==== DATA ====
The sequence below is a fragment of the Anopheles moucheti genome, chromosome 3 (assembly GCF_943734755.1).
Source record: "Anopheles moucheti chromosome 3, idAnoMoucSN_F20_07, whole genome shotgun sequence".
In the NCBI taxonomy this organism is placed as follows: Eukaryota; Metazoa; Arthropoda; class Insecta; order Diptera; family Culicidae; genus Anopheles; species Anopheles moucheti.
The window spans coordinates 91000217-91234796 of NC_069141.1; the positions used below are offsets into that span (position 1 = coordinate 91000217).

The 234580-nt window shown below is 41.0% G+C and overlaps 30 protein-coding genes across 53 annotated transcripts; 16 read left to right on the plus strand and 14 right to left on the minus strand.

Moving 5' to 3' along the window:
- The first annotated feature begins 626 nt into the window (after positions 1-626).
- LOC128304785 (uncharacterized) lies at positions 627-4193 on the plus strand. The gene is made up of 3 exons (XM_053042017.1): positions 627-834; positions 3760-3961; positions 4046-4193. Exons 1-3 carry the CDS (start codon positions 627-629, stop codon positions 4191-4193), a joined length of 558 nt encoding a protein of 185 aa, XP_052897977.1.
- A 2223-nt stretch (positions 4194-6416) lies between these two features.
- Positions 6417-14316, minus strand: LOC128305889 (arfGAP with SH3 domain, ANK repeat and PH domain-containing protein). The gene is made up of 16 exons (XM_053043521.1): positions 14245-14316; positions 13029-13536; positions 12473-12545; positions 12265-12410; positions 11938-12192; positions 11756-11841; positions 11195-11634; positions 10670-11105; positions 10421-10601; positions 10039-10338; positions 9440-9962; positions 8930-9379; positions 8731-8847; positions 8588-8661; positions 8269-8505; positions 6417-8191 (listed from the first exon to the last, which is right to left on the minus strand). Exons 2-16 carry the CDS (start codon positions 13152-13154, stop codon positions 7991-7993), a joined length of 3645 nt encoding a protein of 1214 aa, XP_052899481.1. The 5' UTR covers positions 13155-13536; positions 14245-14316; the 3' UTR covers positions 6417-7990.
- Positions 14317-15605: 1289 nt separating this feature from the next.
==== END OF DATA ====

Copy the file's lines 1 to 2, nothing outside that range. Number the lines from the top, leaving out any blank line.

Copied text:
The sequence below is a fragment of the Anopheles moucheti genome, chromosome 3 (assembly GCF_943734755.1).
Source record: "Anopheles moucheti chromosome 3, idAnoMoucSN_F20_07, whole genome shotgun sequence".